Toledo Blade

Winter Storm Jonas is hours away from blanketing the northeast in snow, with Washington D.C. expected to receive the brunt of the deluge. To prepare everyone for the storm, we've assembled some images from other historically heavy blizzards.

Pull on your mukluks and gloves and take a gander.

The Great Blizzard of 1888

A truly terrible storm, the blizzard hit New York City and parts of New England for three days, reportedly killing around 200 people. New Yorkers even claimed they were able to cross the East River on foot at after the first day.

National Snow and Ice Data Center

The Blizzard of 1899

This storm was notable for affecting areas in the Southern United States more than anywhere else. Here are some people having a snowball fight on the steps of the capitol building in Tallahassee, Florida.

1930 Chicago Blizzard

Chicago is basically under blizzard conditions from late November until May, but in 1930 the city was hit especially hard, capping the snowiest winter in the city's history.

The Mount Shasta Storm of 1959

According to the NOAA, this blizzard had the largest snowfall from a single storm in North America ever, hitting the Northern California communities of Mount Shasta City and Weed. The storm covered a small area though, so its damage was minimized.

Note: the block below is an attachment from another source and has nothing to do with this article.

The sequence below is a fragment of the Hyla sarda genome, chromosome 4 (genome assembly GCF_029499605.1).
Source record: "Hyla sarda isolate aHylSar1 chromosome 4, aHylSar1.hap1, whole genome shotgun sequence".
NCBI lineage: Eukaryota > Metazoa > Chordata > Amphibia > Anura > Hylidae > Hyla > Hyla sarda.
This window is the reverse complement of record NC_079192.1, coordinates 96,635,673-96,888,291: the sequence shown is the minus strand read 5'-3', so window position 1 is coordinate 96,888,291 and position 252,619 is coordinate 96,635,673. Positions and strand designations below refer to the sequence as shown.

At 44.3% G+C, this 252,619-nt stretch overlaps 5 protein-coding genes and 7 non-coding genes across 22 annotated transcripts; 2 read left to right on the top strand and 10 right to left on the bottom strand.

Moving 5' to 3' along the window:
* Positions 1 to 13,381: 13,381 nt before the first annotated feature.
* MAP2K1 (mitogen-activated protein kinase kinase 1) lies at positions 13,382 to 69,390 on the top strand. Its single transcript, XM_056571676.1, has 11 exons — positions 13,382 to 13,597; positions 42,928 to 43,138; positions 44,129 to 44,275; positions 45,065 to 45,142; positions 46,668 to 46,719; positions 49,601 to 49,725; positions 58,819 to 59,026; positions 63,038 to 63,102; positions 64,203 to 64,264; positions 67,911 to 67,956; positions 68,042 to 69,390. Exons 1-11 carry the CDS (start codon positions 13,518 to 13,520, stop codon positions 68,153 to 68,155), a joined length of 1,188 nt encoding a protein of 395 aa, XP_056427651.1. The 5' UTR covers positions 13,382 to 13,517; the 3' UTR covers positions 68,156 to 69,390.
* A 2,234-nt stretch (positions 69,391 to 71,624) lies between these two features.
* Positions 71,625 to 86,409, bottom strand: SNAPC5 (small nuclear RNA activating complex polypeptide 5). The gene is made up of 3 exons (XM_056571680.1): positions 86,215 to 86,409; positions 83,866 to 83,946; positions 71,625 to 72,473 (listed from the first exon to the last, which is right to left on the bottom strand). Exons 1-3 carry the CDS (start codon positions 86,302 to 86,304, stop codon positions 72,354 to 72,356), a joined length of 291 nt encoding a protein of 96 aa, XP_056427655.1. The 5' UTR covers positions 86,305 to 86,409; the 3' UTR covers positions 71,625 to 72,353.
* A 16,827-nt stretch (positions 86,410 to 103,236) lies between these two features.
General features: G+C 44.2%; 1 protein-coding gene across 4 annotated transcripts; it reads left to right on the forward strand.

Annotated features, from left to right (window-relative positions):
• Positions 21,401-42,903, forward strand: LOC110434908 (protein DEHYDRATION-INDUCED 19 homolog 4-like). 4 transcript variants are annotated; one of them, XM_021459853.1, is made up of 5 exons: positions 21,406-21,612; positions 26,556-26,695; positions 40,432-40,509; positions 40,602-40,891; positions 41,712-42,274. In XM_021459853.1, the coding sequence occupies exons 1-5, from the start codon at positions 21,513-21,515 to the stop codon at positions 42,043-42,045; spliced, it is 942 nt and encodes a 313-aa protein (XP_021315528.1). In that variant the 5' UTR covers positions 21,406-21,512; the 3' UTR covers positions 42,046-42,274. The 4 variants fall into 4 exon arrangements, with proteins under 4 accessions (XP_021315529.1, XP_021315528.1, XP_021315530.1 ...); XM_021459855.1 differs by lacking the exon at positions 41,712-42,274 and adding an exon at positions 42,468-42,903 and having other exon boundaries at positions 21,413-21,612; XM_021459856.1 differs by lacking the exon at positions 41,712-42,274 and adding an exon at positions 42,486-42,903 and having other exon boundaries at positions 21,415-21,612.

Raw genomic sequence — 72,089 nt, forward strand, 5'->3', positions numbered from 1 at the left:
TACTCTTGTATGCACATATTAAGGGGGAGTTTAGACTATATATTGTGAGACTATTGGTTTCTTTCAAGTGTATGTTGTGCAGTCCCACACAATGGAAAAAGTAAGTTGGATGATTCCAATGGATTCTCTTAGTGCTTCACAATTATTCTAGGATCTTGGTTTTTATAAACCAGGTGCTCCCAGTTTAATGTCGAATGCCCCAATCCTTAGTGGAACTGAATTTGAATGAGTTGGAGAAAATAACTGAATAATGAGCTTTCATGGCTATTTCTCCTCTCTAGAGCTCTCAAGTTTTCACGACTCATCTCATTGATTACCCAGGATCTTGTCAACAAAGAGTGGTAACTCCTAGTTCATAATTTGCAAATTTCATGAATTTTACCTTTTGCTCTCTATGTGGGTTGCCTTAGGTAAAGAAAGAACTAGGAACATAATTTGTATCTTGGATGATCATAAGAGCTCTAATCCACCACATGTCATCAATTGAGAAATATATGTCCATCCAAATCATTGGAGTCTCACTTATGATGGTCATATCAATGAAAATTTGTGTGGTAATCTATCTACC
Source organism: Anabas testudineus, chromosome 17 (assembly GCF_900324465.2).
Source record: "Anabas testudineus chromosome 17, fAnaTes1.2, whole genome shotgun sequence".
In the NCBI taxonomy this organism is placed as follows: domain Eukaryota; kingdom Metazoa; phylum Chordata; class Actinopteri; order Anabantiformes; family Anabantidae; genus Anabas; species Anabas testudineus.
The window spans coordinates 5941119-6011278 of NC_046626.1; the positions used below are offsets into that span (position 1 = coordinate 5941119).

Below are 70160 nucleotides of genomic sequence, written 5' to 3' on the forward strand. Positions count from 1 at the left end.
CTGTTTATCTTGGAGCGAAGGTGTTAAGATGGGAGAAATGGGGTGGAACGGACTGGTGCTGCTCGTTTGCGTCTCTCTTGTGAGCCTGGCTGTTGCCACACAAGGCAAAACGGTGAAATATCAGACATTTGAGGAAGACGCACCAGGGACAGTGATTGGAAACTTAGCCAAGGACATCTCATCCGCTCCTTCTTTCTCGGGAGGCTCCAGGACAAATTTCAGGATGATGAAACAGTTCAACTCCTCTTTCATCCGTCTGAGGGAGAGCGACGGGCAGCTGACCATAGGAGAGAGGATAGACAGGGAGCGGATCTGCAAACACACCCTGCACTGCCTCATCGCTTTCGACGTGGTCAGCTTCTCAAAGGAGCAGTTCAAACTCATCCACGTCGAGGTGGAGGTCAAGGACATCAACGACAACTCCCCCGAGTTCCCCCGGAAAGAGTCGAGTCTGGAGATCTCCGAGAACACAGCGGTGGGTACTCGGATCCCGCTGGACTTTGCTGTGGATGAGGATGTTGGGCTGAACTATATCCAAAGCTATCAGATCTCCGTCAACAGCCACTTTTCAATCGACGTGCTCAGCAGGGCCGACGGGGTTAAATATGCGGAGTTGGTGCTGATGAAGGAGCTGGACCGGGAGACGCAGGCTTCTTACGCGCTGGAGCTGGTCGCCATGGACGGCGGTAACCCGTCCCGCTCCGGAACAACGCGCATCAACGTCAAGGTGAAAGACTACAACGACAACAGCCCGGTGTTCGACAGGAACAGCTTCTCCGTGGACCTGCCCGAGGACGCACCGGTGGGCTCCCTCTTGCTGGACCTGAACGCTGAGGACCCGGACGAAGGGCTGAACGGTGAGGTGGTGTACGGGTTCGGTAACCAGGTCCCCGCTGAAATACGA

Old Stuff Magazine

The Blizzard of 1967

Another heavy storm in the Midwest, this one also hit Chicago pretty hard, and suddenly, as hundreds of cars and city buses were simply abandoned.
Chicago Tribune

The 1971 Quebec and Ontario Blizzard

This storm pummeled eastern Canada with motorists across the two provinces abandoning their cars. Drifts in Montreal were reported as high as six feet.

The Blizzard of '77

This storm crippled Western New York and Southern Ontario and inspired a pretty good Nada Surf song.
Buffalo State Courier Express

 The Northeastern United States Blizzard of 1978

A terrible storm that killed over 100 people and dropped over two feet of snow on Boston.

Boston Globe

The Storm of the Century, 1993

Affecting people in 26 states and parts of Canada, it dumped a great amount of snow in a short amount of time. Described as a "snowicane" the storm ultimately killed over 300 people.

Snowpocalypse 2011

A big, big storm that stretched from the midwest to the Atlantic, leaving behind a trail of power outages, cancelled flights, and yes, abandoned cars.

Discover Magazine

Yes, the Snowpocalypse surprised many people, and also inspired one of the great front page photos of all time:

Stay safe, everyone.

David Matthews operates the Wayback Machine on—hop on. Got a tip? Email him: